Link to EDA original manuscript. Originally in: Loose sheets, MS AM 1118.3 (382). Courtesy of Houghton Library, Harvard University, Cambridge, MA.

This poem may have been inspired by Spofford’s short story, “Yet’s Christmas-box,” in which the sea becomes dangerous to a young woman when the tide suddenly rises along the Bay of Fundy. As the sea threatens to engulf her, Yet experiences a crisis conversion like that of the female protagonist of “Circumstance.” She is eventually rescued by her lover, who is also threatened by the uncontrollable sea.

Cody writes about Dickinson’s poem:

Although the basic structure of Spofford’s scene (a casual visit to the sea becomes dangerous when the tide turns) has been retained here, there is no mention of a conversion experience. The sexual threat so nearly overt in “Circumstance” has been repressed but is still insistently present in “Yet’s Christmas Box,” in which the nightmarish “Indian Devil” [the panther] reappears as the sea itself.

Many readers have commented on this poem (see Duchac for a summary), with its highly symbolic objects and dreamlike atmosphere, often arguing that it reworks fantasies of sex and desire. Walter Eitner suggests that the myth of Daphne, daughter of a river god who is pursued by Apollo and turned into a laurel tree to protect her, is a helpful parallel. Ronald Wallace compares the poem to Whitman’s “You Sea!  I resign myself to you also,” and we might also compare it to Section XI, “The Twenty-ninth Bather” of Song of Myself. Vivian Pollak argues: “At the heart of the poem’s insight into the complex relationship between risk and maturation lies a thanatized version of love and an eroticized version of death …” Wendy Barker sees this as a poem about Dickinson’s “Flood Subject,” that is, “immortality” (see L 319 to Higginson), “about the comings and goings of the muse, the ‘floods’ and tides of writing fever.”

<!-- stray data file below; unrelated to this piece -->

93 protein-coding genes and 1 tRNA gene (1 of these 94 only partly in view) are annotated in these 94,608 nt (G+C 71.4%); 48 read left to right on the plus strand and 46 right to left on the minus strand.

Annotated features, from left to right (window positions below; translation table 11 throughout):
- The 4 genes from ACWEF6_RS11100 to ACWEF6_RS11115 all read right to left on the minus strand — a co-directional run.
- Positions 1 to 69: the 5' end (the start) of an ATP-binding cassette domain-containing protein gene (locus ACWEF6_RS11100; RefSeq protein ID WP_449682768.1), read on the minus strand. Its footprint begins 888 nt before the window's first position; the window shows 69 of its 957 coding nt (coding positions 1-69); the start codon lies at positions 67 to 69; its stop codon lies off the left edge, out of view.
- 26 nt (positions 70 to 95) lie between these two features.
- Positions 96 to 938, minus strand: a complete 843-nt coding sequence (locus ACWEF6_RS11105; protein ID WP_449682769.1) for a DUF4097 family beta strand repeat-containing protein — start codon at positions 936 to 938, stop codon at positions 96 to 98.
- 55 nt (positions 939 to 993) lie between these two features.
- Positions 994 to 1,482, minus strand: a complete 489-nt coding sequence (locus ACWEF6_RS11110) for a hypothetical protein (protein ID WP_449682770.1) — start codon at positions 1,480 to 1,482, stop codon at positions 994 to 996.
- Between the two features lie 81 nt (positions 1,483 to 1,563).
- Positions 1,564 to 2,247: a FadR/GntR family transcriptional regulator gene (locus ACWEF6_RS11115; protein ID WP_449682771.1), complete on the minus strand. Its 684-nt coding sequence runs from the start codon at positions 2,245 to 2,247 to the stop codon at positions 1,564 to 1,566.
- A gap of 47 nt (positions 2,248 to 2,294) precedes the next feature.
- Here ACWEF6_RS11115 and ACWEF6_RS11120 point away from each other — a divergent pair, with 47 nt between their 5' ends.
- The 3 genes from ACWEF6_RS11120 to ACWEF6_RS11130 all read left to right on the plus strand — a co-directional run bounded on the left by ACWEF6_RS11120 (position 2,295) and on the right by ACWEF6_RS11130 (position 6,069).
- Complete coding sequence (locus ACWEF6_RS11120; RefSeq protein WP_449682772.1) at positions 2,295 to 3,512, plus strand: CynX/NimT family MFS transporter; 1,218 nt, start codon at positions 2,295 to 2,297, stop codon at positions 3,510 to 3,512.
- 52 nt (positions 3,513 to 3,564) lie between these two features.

Cody, Dan. “‘When one's soul's at a white heat’: Dickinson and the ‘Azarian School.’” The Emily Dickinson Journal. 1 (1 2010): 30-59. doi: 10.1353/edj.0.0217.

Duchac, Joseph. The Poems of Emily Dickinson: An Annotated Guide to Commentary Published in English. 2 volumes, Hall, 1993. Note: these books are a compilation of other sources.

Eitner, Walter. “ED: Another Daphne?” Emily Dickinson Bulletin. 33 (1978): 35-39.

Pollak, Vivian. "The Second Act: Emily Dickinson's Orphaned Persona." Nineteenth-Century Women Writers of the English-Speaking World.  Ed. Rhoda B. Nathan. Contributions to Women's Studies, 69. New York: Greenwood Press, 1986: 159-69.

Wallace, Ronald. God Be with the Clown: Humor in American Poetry. Columbia: University of Missouri Press, 1984.